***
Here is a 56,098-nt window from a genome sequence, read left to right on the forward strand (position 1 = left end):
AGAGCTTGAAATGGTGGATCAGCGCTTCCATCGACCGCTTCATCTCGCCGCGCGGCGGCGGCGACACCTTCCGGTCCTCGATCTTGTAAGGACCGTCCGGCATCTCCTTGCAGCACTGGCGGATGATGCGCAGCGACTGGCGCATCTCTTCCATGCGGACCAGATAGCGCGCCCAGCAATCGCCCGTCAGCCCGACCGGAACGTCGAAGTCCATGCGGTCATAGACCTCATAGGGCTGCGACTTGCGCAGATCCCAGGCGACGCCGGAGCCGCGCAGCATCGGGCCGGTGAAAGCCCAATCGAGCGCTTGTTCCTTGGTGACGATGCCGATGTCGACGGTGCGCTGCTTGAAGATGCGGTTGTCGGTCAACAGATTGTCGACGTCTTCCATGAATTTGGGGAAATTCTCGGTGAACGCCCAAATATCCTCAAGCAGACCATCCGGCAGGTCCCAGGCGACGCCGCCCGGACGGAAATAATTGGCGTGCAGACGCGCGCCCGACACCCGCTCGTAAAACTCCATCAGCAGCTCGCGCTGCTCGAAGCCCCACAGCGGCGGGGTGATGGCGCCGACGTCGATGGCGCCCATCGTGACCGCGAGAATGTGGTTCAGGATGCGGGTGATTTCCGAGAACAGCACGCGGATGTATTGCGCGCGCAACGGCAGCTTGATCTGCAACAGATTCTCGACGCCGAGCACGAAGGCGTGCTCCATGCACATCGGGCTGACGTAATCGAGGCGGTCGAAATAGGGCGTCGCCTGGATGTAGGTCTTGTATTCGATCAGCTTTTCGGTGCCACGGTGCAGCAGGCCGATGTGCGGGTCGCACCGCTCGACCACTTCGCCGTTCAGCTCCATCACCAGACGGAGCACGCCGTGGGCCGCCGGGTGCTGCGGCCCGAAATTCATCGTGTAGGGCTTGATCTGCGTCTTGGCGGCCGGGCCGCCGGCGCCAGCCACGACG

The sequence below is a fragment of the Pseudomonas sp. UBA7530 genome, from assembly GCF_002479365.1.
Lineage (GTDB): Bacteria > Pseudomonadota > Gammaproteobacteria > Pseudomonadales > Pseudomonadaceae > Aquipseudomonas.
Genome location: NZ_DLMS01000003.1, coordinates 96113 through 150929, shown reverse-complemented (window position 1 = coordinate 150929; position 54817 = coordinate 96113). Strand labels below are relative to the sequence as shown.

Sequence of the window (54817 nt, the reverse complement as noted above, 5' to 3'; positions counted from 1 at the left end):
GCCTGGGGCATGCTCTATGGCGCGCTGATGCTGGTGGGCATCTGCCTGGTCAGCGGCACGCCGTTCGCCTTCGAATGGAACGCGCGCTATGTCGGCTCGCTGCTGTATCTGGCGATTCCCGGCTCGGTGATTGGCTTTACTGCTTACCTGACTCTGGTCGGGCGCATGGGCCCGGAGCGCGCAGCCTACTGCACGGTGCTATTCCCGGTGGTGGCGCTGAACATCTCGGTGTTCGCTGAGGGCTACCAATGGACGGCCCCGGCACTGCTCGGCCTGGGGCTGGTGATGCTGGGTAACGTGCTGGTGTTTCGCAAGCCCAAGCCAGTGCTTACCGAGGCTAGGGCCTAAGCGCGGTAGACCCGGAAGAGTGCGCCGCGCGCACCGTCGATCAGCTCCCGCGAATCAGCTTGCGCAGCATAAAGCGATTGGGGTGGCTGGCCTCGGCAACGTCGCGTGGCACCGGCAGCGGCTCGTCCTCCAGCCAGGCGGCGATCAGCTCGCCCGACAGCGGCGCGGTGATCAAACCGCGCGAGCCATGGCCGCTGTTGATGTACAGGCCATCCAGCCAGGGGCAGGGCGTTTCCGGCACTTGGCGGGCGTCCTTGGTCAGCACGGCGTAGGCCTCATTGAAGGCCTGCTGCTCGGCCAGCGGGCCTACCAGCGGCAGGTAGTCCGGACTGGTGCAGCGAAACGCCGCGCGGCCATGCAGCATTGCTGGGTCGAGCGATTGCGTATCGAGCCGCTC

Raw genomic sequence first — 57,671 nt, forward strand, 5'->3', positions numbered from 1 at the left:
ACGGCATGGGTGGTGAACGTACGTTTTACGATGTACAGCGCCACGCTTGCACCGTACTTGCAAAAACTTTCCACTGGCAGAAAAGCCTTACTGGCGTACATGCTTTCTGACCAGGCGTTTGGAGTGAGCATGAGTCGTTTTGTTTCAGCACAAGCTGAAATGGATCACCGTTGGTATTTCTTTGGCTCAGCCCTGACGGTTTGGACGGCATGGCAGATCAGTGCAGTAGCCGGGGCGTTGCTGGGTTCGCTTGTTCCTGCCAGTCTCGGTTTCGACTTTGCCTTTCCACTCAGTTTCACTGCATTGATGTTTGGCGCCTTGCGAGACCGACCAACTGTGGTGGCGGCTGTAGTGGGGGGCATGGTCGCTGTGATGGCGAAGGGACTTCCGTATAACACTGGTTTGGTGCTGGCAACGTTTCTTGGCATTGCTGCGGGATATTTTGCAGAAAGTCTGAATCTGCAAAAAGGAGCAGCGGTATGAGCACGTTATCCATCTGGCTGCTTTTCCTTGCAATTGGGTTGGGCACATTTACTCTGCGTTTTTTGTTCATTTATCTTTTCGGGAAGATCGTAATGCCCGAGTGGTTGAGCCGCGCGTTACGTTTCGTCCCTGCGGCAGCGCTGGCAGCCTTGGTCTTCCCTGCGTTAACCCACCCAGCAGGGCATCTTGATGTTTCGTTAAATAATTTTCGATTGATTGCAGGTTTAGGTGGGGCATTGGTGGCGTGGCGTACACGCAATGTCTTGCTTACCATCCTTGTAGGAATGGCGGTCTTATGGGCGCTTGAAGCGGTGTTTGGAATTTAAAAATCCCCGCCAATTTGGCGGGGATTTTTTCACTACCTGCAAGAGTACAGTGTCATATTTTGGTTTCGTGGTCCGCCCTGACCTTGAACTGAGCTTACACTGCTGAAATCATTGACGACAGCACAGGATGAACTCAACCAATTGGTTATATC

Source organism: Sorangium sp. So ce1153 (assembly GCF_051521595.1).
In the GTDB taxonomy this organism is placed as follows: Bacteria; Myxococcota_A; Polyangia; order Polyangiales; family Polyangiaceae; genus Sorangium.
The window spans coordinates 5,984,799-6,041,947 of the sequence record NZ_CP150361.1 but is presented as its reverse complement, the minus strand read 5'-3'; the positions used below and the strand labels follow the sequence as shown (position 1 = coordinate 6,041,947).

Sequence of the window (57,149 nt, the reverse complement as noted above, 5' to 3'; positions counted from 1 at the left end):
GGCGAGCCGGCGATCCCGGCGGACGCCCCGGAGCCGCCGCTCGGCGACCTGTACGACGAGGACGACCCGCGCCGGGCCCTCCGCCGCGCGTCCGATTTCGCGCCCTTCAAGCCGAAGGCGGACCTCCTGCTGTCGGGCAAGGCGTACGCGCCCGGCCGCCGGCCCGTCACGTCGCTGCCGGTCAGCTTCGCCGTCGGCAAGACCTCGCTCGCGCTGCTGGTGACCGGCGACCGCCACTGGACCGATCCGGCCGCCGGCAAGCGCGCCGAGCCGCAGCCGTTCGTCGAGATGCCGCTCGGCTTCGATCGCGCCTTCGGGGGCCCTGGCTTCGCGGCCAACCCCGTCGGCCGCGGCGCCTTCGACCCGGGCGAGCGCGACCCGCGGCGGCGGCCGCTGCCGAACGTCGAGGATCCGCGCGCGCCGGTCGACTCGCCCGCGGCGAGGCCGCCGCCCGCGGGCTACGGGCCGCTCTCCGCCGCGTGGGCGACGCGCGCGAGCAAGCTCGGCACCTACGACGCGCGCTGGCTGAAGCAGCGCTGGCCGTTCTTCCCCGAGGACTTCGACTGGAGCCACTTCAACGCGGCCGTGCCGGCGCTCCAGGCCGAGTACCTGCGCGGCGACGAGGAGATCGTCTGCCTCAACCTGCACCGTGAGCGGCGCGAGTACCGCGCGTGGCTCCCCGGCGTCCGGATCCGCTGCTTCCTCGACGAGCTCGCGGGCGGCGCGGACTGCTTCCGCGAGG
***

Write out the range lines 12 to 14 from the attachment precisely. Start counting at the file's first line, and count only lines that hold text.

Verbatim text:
The window spans coordinates 5,984,799-6,041,947 of the sequence record NZ_CP150361.1 but is presented as its reverse complement, the minus strand read 5'-3'; the positions used below and the strand labels follow the sequence as shown (position 1 = coordinate 6,041,947).

Sequence of the window (57,149 nt, the reverse complement as noted above, 5' to 3'; positions counted from 1 at the left end):
GGCGAGCCGGCGATCCCGGCGGACGCCCCGGAGCCGCCGCTCGGCGACCTGTACGACGAGGACGACCCGCGCCGGGCCCTCCGCCGCGCGTCCGATTTCGCGCCCTTCAAGCCGAAGGCGGACCTCCTGCTGTCGGGCAAGGCGTACGCGCCCGGCCGCCGGCCCGTCACGTCGCTGCCGGTCAGCTTCGCCGTCGGCAAGACCTCGCTCGCGCTGCTGGTGACCGGCGACCGCCACTGGACCGATCCGGCCGCCGGCAAGCGCGCCGAGCCGCAGCCGTTCGTCGAGATGCCGCTCGGCTTCGATCGCGCCTTCGGGGGCCCTGGCTTCGCGGCCAACCCCGTCGGCCGCGGCGCCTTCGACCCGGGCGAGCGCGACCCGCGGCGGCGGCCGCTGCCGAACGTCGAGGATCCGCGCGCGCCGGTCGACTCGCCCGCGGCGAGGCCGCCGCCCGCGGGCTACGGGCCGCTCTCCGCCGCGTGGGCGACGCGCGCGAGCAAGCTCGGCACCTACGACGCGCGCTGGCTGAAGCAGCGCTGGCCGTTCTTCCCCGAGGACTTCGACTGGAGCCACTTCAACGCGGCCGTGCCGGCGCTCCAGGCCGAGTACCTGCGCGGCGACGAGGAGATCGTCTGCCTCAACCTGCACCGTGAGCGGCGCGAGTACCGCGCGTGGCTCCCCGGCGTCCGGATCCGCTGCTTCCTCGACGAGCTCGCGGGCGGCGCGGACTGCTTCCGCGAGG